Middle Tennessee Home Sales Rebound as Banks Aggressively Push Short Sales, Foreclosures
Home prices may still be sliding, but real estate experts say the Tennessee housing market is showing signs of recovery.
More than 2,000 homes in the Nashville area have sold since May - the highest number in four years, according to Nashville Public Radio.
But though it's good news for home buyers, it may not be such welcome news for homeowners.
Part of the reason consumers are finally pulling the trigger on home purchases is that a large number of homes are being listed as short sales or foreclosed properties, which usually means they're priced well below market value.
As our Tennessee bankruptcy lawyers predicted earlier this year, banks are ready to get back down to the business of processing foreclosures and repossessing homes now that the settlement between states and mortgage lenders has been reached.
That's a 22 percent increase over the previous quarter and a 25 percent jump from a year earlier.
Short sales, also known as pre-foreclosure sales, were at the highest level in three years. In a short sale, underwater borrowers make a deal with their lender to sell their house for less than what they owe, with the bank absorbing the cost.
It may sound like a benefit for the homeowner, but it's actually an advantage for the bank.
Banks typically earn 20 percent more in short sales than in traditional foreclosures. Short sales tend to occur more quickly, eliminating maintenance fees, property taxes, and insurance that must be handled when a foreclosed property sits on the market.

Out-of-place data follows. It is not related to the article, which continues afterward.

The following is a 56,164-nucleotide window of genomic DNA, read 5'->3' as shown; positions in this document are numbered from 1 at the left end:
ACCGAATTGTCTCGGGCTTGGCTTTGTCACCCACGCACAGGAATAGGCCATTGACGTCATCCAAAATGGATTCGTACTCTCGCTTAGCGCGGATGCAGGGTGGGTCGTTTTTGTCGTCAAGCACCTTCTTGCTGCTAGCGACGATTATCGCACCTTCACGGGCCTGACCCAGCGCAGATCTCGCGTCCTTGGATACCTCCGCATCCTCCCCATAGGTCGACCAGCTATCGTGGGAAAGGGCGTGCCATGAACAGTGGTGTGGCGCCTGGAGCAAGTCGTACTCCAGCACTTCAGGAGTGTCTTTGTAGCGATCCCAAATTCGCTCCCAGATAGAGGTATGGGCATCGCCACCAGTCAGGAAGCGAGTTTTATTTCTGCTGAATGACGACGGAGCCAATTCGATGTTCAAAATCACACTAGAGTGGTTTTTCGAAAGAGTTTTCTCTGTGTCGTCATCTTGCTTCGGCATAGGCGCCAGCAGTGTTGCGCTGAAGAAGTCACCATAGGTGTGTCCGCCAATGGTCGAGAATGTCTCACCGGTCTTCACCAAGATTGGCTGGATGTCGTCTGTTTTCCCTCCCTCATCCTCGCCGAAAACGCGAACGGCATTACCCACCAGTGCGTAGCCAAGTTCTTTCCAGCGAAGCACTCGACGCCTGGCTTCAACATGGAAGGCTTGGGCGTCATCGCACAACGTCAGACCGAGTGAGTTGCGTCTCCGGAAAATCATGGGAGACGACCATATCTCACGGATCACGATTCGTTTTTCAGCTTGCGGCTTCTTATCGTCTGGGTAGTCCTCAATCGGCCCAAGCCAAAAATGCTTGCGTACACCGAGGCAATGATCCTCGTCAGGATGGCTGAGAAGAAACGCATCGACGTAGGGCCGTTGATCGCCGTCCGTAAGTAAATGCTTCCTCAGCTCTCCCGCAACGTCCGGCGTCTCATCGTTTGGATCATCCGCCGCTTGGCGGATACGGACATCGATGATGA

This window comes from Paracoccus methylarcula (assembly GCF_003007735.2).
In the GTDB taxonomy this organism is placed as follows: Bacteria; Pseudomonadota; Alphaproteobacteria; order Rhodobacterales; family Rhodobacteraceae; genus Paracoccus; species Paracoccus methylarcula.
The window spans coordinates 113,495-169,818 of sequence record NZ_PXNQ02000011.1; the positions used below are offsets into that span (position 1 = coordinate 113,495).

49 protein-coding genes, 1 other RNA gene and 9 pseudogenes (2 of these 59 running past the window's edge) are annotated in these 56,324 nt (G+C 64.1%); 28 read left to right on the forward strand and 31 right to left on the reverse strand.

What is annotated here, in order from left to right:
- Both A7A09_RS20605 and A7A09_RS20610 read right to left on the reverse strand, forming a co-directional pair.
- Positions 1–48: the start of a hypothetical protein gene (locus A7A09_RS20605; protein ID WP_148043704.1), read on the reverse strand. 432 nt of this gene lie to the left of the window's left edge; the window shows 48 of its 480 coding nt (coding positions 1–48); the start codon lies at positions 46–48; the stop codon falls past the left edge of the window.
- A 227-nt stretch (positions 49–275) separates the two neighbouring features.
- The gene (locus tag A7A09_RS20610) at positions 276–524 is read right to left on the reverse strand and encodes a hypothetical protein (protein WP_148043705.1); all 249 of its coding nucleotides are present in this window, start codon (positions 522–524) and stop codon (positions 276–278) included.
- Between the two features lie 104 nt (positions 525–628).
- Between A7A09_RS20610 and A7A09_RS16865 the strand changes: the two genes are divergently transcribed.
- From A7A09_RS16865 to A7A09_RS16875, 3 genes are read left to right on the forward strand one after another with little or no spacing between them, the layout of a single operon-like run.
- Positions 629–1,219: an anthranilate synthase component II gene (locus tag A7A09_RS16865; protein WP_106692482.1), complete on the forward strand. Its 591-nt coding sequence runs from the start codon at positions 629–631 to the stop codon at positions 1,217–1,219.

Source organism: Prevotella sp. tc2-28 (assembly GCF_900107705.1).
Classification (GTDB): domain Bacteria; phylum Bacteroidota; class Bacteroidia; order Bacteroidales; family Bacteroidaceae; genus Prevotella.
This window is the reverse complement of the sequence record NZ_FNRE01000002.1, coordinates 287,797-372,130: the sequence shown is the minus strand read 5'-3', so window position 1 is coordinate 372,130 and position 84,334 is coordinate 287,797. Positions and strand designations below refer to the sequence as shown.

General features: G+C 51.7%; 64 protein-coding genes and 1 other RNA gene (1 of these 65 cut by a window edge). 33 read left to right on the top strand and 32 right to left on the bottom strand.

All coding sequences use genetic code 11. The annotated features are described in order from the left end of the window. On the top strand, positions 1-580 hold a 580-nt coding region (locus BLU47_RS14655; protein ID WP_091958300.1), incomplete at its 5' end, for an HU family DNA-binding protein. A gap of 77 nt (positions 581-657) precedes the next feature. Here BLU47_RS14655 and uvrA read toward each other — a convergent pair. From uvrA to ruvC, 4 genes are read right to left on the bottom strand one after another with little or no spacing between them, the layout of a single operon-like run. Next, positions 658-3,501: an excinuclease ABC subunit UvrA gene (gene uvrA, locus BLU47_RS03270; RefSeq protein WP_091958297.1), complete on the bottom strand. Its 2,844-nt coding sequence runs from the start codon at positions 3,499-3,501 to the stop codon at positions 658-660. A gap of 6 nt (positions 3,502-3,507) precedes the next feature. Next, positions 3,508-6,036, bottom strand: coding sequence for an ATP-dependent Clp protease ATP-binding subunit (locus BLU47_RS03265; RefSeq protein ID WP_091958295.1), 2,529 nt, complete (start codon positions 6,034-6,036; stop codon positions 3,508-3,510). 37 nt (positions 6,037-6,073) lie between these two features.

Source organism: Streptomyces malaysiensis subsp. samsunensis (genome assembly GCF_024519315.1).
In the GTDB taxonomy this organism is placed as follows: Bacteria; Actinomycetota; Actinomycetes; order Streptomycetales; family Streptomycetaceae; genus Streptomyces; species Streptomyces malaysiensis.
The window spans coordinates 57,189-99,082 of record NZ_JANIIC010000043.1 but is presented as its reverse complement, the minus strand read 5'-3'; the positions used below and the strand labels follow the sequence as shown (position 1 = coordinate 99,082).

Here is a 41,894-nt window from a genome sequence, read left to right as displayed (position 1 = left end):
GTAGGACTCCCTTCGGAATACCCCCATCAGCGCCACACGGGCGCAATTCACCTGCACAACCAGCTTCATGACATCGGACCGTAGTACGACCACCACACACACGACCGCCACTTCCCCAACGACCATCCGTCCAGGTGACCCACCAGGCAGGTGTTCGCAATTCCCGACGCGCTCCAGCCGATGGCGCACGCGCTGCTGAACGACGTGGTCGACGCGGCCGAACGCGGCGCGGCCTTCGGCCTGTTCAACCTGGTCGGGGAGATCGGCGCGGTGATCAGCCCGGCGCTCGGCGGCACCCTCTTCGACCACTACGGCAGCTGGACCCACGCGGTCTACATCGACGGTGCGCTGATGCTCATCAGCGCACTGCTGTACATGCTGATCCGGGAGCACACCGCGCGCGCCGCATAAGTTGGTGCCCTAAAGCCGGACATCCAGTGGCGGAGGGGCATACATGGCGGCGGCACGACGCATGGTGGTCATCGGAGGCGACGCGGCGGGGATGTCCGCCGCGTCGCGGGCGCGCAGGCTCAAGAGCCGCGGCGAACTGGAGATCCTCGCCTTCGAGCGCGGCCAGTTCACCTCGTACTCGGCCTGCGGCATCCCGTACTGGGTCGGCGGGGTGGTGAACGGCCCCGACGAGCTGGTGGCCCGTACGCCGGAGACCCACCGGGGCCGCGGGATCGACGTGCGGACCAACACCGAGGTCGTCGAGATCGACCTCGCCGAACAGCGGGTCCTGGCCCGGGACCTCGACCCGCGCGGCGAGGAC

As for homeowners, they must often pay taxes on the forgiven difference between their mortgage value and their home value, which the IRS counts as income. And just like with a foreclosure, a short sale wreaks havoc on a homeowner's credit.
In some situations, a foreclosure or short sale may make sense. Most of the time, however, banks push these strategies to help themselves, not homeowners.
Filing for Tennessee bankruptcy may allow mortgage holders to avoid foreclosures and short sales. With Chapter 13 bankruptcy, it is possible to legally protect your home from the bank while reducing or eliminating the debts that are making it difficult to pay the mortgage.
It's true that bankruptcies, foreclosures, and short sales will all damage credit. But only bankruptcy protects consumer interests by stopping foreclosure, addressing other forms of debt, and allowing you to begin rebuilding your finances - and your life.
More Blog Entries:
Number of Home Sales Highest Since May of 2008, by Daniel Potter, Nashville Public Radio
Foreclosures Made Up 26% of U.S. Home Sales in First Quarter, by Jessica Dickler, CNNMoney